During 1999–2016, the average proportion of daily calorie intake that refined grains, added sugar, and starchy vegetables represented decreased by 3% in the U.S., according to the new JAMA study.
However, these low quality carbohydrates still account for 42% of daily calories, while high quality carbohydrates — such as whole grains and fruits — only account for 9%.
Over the same period, total fat intake went up by 1%. Half of this increase was due to saturated fat, which now accounts for 12% of daily calories. This figure is above the 10% maximum in the U.S. dietary guidelines.
“Although there are some encouraging signs that the American diet improved slightly over time, we are still a long way from getting an ‘A’ on this report card,” says co-senior study author Dr. Fang Fang Zhang, a nutrition epidemiologist at the Friedman School of Nutrition Science and Policy at Tufts University in Boston, MA.
For the study, the researchers drew on the records of the nationally representative National Health and Nutrition Examination Survey (NHANES).
Their analysis included dietary data from nearly 44,000 adults who had reported what they had consumed in a 24-hour period at least once between 1999 and 2016. Their average age was 47 years, and 52% were female.
Carbs, proteins, and fats in U.S. diet
The researchers estimated nutrient intake with the help of a U.S. Department of Agriculture (USDA) database.
They assessed dietary quality using the USDA’s Healthy Eating Index (HEI), which measures how well a diet aligns with the U.S. dietary guidelines.
The results showed that during 1999–2016, the estimated calorie intake from carbohydrates, fat, and proteins in the U.S. diet altered as follows:
- Total carbohydrates fell from 52.5% to 50.5%.
- Total protein increased from 15.5% to 16.4%.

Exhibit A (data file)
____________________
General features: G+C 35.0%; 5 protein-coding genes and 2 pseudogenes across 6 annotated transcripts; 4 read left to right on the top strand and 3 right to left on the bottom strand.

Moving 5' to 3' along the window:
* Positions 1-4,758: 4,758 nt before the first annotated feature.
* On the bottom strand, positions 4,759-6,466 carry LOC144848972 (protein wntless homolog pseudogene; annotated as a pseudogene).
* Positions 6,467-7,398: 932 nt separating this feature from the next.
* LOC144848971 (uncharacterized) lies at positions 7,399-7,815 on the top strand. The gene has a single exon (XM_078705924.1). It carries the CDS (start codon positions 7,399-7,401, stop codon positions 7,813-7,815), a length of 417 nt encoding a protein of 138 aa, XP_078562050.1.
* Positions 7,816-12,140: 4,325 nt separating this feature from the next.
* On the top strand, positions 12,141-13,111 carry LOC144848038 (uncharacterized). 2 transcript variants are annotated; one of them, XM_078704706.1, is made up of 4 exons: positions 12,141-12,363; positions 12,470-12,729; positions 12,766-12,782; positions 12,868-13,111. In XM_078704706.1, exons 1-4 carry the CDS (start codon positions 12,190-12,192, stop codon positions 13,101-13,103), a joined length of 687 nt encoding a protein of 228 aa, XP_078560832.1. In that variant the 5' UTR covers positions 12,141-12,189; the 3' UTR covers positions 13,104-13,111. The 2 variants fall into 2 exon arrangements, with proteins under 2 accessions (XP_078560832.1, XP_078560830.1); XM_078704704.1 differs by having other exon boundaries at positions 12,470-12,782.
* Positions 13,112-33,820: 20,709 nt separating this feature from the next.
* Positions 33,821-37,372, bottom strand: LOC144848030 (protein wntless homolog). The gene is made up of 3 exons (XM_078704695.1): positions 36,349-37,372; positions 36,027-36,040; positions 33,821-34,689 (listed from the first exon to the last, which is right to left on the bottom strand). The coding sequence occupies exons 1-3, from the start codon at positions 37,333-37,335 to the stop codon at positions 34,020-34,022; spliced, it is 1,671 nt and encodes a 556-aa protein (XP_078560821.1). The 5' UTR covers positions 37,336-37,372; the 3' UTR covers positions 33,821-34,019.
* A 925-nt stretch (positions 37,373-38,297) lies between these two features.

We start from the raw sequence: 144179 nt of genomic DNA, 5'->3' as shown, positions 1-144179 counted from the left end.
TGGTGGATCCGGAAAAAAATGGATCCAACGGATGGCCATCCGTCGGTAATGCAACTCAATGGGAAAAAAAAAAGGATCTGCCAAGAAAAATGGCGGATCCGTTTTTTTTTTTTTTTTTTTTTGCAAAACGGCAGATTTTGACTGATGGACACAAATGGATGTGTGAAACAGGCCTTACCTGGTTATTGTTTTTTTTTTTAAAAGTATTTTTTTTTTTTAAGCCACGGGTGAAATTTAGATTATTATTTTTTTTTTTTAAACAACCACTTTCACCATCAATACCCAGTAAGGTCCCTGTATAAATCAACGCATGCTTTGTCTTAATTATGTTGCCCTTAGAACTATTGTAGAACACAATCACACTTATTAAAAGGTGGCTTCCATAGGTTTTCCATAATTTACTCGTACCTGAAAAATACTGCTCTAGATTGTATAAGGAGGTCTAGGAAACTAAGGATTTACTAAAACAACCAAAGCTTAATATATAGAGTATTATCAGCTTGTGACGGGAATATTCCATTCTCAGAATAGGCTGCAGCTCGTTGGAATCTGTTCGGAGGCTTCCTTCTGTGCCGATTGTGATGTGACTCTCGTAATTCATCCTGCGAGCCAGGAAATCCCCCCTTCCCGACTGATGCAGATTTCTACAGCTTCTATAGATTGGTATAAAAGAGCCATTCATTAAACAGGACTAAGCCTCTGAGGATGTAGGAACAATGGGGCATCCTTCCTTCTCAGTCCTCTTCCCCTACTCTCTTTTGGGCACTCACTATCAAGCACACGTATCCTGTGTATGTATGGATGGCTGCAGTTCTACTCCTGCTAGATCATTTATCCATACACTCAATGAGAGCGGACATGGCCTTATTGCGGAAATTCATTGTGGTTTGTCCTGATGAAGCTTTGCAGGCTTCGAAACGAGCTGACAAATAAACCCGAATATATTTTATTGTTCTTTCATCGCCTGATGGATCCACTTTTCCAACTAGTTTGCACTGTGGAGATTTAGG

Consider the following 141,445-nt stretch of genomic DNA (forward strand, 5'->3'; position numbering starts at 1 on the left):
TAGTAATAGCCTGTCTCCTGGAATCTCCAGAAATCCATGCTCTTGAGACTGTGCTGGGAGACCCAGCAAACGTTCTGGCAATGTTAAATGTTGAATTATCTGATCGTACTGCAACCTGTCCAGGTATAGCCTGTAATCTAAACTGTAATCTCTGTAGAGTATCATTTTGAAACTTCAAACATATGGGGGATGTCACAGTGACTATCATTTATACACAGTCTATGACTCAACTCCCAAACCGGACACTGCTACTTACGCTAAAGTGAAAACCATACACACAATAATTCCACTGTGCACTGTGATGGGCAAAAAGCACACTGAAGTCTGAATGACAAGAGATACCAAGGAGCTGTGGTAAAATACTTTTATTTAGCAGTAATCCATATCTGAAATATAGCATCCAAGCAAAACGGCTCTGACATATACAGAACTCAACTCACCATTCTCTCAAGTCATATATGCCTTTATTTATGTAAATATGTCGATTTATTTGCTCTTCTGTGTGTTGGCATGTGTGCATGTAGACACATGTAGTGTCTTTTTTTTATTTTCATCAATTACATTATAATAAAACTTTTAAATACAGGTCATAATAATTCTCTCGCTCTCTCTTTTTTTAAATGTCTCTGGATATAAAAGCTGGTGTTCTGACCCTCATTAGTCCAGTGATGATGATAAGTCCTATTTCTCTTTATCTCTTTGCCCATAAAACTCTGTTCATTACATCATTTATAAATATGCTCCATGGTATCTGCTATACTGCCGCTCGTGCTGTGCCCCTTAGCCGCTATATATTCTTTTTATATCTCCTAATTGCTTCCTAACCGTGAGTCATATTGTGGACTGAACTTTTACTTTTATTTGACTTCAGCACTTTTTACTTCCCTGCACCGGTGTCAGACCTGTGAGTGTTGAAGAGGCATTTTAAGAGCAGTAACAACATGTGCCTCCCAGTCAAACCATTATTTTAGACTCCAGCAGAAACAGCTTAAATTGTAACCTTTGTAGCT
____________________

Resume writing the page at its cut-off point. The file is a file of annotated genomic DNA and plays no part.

- Total fat increased from 32.0% to 33.2%.
- Low quality carbohydrates fell from 45.1% to 41.8%.
- High quality carbohydrates increased from 7.42% to 8.65%.
- Plant protein increased from 5.38% to 5.76%.
- Saturated fat increased from 11.5% to 11.9%.
- Polyunsaturated fat increased from 7.58% to 8.23%.
The increase in high quality carbohydrate consumption came mostly from whole grains, while the reduction in low quality carbohydrate consumption was primarily due to lower intake of added sugar.
“Because low quality carbs are associated with disease risk, taking in higher quality carbs could mean better health for Americans in the future,” says first study author Zhilei Shan, Ph.D.
Shan is a nutritional epidemiology fellow in the Harvard T.H. Chan School of Public Health in Boston, MA. During the study, he was also working at Tongji Medical College at Huazhong University of Science and Technology in China.
Most protein still comes from meat
The modest increase in plant protein intake also came from higher whole grain consumption, together with a slight increase in the consumption of nuts.
There was a small but significant increase in the HEI, which went up from 55.7 to 57.7.
The analysis reveals that most of the protein in the typical U.S. diet still comes from meat, including processed and red meat.
“Proteins consumed from seafood and healthy plant sources, such as whole grains, nuts, and legumes, remained a much smaller proportion,” says co-senior study author Shilpa Bhupathiraju, Ph.D., a research scientist at Harvard T.H. Chan School of Public Health.
“Our research suggests,” she adds, “that Americans have an opportunity to diversify their sources of protein to include more seafood, beans, soy products, nuts, and seeds.”
Food industry cooperation is key
In an editorial article, Linda Van Horn, Ph.D., and Marilyn C. Cornelis, Ph.D., both from Northwestern University Feinberg School of Medicine in Chicago, IL, comment on the new findings.
“Despite some improvement in these results, the overall HEI score remains woefully shy of the recommended guidelines,” they write.
They suggest that a key factor in helping consumers follow the U.S. dietary guidelines is getting the food industry to promote whole grains, fruits, plant based protein, and vegetables while reducing sugar, salt, and saturated fat.
Despite the researchers’ “efforts to focus on food groups of similar quality,” the study only offers “a ‘macro’ view,” they argue. There is a need to unravel the more “specific intricacies of diet.”
“Snacks, desserts, pizza, fast food sandwiches, and sugar sweetened beverages are currently major contributors to the population energy intake and confer dubious contributions to diet quality as measured by HEI.”
Linda Van Horn, Ph.D., and Marilyn C. Cornelis, Ph.D.